Second, there are the pins, which are skinny and tall and basically cylindrical but for a slight potbellied bulge in the middle. The spaces between the pins are vast and intimidating, veritable deserts of nothingness thru which the little ball often vanishes without impact.
Then there is the lane, which seems normal, but has some weird (and provocative) lines on it that demark unheard-of rituals and unspeakable bowling variants. We can only imagine what these are for.
Then there are the rules:
1. You get three chances to knock down the ten pins.
2. The lane isn’t swept until after the third ball, so you can bowl into already-fallen pins to obliterate other pins, something McCracken and I call “The Propeller Effect” or “Propellerhead.”
3. You bowl two frames at a time. That is, one bowler bowls frame one and then frame two, and the other bowler then follows suit.
This makes for some good speed bowling. And because all the balls are the same and there are six or seven there waiting for you at all times, there’s no need to wait for the lane to sweep and reset while your ball rolls back down the tube toward you. You just throw over and over and over. Two frames at a time, no waiting.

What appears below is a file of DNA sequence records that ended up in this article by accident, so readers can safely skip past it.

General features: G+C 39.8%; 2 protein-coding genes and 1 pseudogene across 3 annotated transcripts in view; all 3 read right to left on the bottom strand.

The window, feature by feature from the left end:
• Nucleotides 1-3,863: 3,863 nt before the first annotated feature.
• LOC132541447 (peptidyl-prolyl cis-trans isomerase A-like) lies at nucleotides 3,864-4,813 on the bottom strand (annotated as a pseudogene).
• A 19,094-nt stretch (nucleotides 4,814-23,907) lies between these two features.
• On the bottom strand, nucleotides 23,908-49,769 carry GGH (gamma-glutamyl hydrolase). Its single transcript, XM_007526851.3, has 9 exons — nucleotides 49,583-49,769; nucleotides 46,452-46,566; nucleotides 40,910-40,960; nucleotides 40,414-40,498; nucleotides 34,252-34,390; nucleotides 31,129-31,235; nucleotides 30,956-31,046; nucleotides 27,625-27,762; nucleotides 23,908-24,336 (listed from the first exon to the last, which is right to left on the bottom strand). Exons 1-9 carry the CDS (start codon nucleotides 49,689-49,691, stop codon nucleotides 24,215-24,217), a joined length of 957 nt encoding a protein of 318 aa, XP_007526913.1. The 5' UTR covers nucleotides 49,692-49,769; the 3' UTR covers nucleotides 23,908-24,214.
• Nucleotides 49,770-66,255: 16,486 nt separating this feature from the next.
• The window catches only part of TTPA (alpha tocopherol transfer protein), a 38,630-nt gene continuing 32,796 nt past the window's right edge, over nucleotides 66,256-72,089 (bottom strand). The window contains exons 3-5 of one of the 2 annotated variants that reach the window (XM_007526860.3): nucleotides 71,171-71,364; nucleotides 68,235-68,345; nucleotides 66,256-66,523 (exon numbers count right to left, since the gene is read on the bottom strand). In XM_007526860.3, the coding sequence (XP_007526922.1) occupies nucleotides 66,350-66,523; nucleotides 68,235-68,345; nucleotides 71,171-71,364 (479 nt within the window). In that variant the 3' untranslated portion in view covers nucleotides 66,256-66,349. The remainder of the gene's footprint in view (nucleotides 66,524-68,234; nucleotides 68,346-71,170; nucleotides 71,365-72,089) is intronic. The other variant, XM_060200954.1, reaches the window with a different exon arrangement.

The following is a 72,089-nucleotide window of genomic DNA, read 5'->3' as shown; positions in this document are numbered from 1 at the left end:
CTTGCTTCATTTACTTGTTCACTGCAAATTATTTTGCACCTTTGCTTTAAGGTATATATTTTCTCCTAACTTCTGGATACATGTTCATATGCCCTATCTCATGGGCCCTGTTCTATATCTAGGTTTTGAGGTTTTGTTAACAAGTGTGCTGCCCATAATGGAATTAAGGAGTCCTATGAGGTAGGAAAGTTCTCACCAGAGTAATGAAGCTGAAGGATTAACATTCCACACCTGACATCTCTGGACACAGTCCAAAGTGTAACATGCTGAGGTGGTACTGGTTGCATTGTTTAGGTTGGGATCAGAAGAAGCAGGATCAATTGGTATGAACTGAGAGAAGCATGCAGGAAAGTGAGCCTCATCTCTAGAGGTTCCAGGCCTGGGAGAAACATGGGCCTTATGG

Speed bowling. And very fun too, I might add. This is a picture of The Condiment using his trademarked flailing style:
This is a picture of McCracken using a more traditional, more refined technique:
We still never figured out the scoring. On the one or two occasions where we managed to knock down all of the pins in three tries, nothing really happened. We expected some kind of bowling reward, like getting ten points plus the number of pins on the next ball added to the total, something, but there was none of that. Instead of having 58 points, I had 59. And that was that.